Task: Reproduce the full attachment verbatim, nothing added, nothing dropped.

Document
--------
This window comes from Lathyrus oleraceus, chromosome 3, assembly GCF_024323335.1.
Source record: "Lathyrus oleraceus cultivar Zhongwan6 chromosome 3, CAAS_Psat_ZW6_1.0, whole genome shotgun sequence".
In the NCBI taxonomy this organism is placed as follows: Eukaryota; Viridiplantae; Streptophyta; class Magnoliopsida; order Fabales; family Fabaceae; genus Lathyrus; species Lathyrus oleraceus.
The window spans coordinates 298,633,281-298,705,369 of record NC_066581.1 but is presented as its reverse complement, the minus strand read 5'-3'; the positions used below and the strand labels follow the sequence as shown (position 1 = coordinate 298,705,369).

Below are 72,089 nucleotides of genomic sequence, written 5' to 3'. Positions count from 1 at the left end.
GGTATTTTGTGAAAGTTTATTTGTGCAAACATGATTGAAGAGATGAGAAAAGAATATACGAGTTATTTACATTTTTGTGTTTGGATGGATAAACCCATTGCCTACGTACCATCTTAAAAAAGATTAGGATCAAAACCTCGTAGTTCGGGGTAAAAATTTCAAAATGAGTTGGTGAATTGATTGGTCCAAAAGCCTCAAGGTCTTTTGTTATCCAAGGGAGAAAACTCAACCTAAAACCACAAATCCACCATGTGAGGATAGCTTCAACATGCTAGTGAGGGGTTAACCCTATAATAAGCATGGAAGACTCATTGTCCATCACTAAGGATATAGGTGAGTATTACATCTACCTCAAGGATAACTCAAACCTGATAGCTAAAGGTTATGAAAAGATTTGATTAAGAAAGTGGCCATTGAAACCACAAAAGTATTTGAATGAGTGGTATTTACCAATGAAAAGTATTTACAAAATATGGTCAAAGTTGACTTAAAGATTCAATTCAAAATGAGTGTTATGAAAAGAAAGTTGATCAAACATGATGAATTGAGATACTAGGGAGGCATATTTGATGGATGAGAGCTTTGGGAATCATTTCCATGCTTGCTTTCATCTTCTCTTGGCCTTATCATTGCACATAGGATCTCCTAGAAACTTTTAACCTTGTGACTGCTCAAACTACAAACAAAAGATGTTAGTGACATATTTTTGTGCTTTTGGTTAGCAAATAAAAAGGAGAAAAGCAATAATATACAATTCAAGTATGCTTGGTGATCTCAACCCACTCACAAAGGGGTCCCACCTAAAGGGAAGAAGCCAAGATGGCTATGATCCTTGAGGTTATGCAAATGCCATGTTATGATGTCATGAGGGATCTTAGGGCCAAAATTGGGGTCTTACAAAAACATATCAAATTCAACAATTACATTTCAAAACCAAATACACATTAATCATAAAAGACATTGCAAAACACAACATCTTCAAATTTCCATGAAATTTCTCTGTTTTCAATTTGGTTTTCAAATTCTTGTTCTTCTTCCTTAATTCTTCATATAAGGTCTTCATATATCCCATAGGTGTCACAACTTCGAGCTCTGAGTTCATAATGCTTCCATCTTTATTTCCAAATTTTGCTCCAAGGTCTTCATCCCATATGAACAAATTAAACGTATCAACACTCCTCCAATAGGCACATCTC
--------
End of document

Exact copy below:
This window comes from Lathyrus oleraceus, chromosome 3, assembly GCF_024323335.1.
Source record: "Lathyrus oleraceus cultivar Zhongwan6 chromosome 3, CAAS_Psat_ZW6_1.0, whole genome shotgun sequence".
In the NCBI taxonomy this organism is placed as follows: Eukaryota; Viridiplantae; Streptophyta; class Magnoliopsida; order Fabales; family Fabaceae; genus Lathyrus; species Lathyrus oleraceus.
The window spans coordinates 298,633,281-298,705,369 of record NC_066581.1 but is presented as its reverse complement, the minus strand read 5'-3'; the positions used below and the strand labels follow the sequence as shown (position 1 = coordinate 298,705,369).

Below are 72,089 nucleotides of genomic sequence, written 5' to 3'. Positions count from 1 at the left end.
GGTATTTTGTGAAAGTTTATTTGTGCAAACATGATTGAAGAGATGAGAAAAGAATATACGAGTTATTTACATTTTTGTGTTTGGATGGATAAACCCATTGCCTACGTACCATCTTAAAAAAGATTAGGATCAAAACCTCGTAGTTCGGGGTAAAAATTTCAAAATGAGTTGGTGAATTGATTGGTCCAAAAGCCTCAAGGTCTTTTGTTATCCAAGGGAGAAAACTCAACCTAAAACCACAAATCCACCATGTGAGGATAGCTTCAACATGCTAGTGAGGGGTTAACCCTATAATAAGCATGGAAGACTCATTGTCCATCACTAAGGATATAGGTGAGTATTACATCTACCTCAAGGATAACTCAAACCTGATAGCTAAAGGTTATGAAAAGATTTGATTAAGAAAGTGGCCATTGAAACCACAAAAGTATTTGAATGAGTGGTATTTACCAATGAAAAGTATTTACAAAATATGGTCAAAGTTGACTTAAAGATTCAATTCAAAATGAGTGTTATGAAAAGAAAGTTGATCAAACATGATGAATTGAGATACTAGGGAGGCATATTTGATGGATGAGAGCTTTGGGAATCATTTCCATGCTTGCTTTCATCTTCTCTTGGCCTTATCATTGCACATAGGATCTCCTAGAAACTTTTAACCTTGTGACTGCTCAAACTACAAACAAAAGATGTTAGTGACATATTTTTGTGCTTTTGGTTAGCAAATAAAAAGGAGAAAAGCAATAATATACAATTCAAGTATGCTTGGTGATCTCAACCCACTCACAAAGGGGTCCCACCTAAAGGGAAGAAGCCAAGATGGCTATGATCCTTGAGGTTATGCAAATGCCATGTTATGATGTCATGAGGGATCTTAGGGCCAAAATTGGGGTCTTACAAAAACATATCAAATTCAACAATTACATTTCAAAACCAAATACACATTAATCATAAAAGACATTGCAAAACACAACATCTTCAAATTTCCATGAAATTTCTCTGTTTTCAATTTGGTTTTCAAATTCTTGTTCTTCTTCCTTAATTCTTCATATAAGGTCTTCATATATCCCATAGGTGTCACAACTTCGAGCTCTGAGTTCATAATGCTTCCATCTTTATTTCCAAATTTTGCTCCAAGGTCTTCATCCCATATGAACAAATTAAACGTATCAACACTCCTCCAATAGGCACATCTC